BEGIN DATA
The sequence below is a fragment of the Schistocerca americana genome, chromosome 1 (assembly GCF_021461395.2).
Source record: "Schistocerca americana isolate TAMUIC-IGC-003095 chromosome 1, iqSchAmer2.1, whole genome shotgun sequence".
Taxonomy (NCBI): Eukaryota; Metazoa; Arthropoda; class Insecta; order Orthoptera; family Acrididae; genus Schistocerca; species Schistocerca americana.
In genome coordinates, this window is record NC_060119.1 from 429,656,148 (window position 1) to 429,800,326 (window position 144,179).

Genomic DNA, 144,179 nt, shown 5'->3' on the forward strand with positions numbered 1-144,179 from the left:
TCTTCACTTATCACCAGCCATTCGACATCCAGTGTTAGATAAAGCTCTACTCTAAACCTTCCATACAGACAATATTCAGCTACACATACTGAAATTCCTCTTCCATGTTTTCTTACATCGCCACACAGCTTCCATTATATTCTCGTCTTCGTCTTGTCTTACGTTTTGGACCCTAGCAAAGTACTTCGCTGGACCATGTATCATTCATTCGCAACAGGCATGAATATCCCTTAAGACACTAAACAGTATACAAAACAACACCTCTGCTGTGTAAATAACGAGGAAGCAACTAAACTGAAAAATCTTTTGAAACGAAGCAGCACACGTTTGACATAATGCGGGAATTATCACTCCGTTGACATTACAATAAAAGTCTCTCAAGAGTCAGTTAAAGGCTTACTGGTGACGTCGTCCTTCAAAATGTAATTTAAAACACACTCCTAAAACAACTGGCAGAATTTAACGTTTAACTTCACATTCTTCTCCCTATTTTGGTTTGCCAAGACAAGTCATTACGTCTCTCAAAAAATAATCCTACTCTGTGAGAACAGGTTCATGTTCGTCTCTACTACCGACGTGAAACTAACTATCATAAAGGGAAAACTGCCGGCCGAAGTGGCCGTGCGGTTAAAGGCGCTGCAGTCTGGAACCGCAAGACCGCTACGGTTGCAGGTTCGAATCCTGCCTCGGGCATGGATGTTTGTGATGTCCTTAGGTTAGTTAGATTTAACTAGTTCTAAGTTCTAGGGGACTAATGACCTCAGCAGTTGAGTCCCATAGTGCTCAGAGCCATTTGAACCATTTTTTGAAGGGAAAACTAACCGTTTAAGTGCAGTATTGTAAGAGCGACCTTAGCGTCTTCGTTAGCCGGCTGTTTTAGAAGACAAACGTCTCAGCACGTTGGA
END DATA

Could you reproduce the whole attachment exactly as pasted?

The sequence below is a fragment of the Schistocerca americana genome, chromosome 1 (assembly GCF_021461395.2).
Source record: "Schistocerca americana isolate TAMUIC-IGC-003095 chromosome 1, iqSchAmer2.1, whole genome shotgun sequence".
Taxonomy (NCBI): Eukaryota; Metazoa; Arthropoda; class Insecta; order Orthoptera; family Acrididae; genus Schistocerca; species Schistocerca americana.
In genome coordinates, this window is record NC_060119.1 from 429,656,148 (window position 1) to 429,800,326 (window position 144,179).

Genomic DNA, 144,179 nt, shown 5'->3' on the forward strand with positions numbered 1-144,179 from the left:
TCTTCACTTATCACCAGCCATTCGACATCCAGTGTTAGATAAAGCTCTACTCTAAACCTTCCATACAGACAATATTCAGCTACACATACTGAAATTCCTCTTCCATGTTTTCTTACATCGCCACACAGCTTCCATTATATTCTCGTCTTCGTCTTGTCTTACGTTTTGGACCCTAGCAAAGTACTTCGCTGGACCATGTATCATTCATTCGCAACAGGCATGAATATCCCTTAAGACACTAAACAGTATACAAAACAACACCTCTGCTGTGTAAATAACGAGGAAGCAACTAAACTGAAAAATCTTTTGAAACGAAGCAGCACACGTTTGACATAATGCGGGAATTATCACTCCGTTGACATTACAATAAAAGTCTCTCAAGAGTCAGTTAAAGGCTTACTGGTGACGTCGTCCTTCAAAATGTAATTTAAAACACACTCCTAAAACAACTGGCAGAATTTAACGTTTAACTTCACATTCTTCTCCCTATTTTGGTTTGCCAAGACAAGTCATTACGTCTCTCAAAAAATAATCCTACTCTGTGAGAACAGGTTCATGTTCGTCTCTACTACCGACGTGAAACTAACTATCATAAAGGGAAAACTGCCGGCCGAAGTGGCCGTGCGGTTAAAGGCGCTGCAGTCTGGAACCGCAAGACCGCTACGGTTGCAGGTTCGAATCCTGCCTCGGGCATGGATGTTTGTGATGTCCTTAGGTTAGTTAGATTTAACTAGTTCTAAGTTCTAGGGGACTAATGACCTCAGCAGTTGAGTCCCATAGTGCTCAGAGCCATTTGAACCATTTTTTGAAGGGAAAACTAACCGTTTAAGTGCAGTATTGTAAGAGCGACCTTAGCGTCTTCGTTAGCCGGCTGTTTTAGAAGACAAACGTCTCAGCACGTTGGA